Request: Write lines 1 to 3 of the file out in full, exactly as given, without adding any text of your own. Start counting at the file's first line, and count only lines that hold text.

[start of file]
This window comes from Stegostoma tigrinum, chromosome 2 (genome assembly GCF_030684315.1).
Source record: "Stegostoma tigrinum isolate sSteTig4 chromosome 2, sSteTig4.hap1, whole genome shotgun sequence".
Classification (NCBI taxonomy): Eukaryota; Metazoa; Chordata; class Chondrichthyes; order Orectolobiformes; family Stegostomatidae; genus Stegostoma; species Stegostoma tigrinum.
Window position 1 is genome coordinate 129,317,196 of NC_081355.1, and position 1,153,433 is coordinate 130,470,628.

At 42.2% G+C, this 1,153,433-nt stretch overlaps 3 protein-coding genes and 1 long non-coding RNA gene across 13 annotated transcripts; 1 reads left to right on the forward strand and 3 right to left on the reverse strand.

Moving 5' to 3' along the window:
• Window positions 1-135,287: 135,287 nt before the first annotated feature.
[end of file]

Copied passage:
This window comes from Stegostoma tigrinum, chromosome 2 (genome assembly GCF_030684315.1).
Source record: "Stegostoma tigrinum isolate sSteTig4 chromosome 2, sSteTig4.hap1, whole genome shotgun sequence".
Classification (NCBI taxonomy): Eukaryota; Metazoa; Chordata; class Chondrichthyes; order Orectolobiformes; family Stegostomatidae; genus Stegostoma; species Stegostoma tigrinum.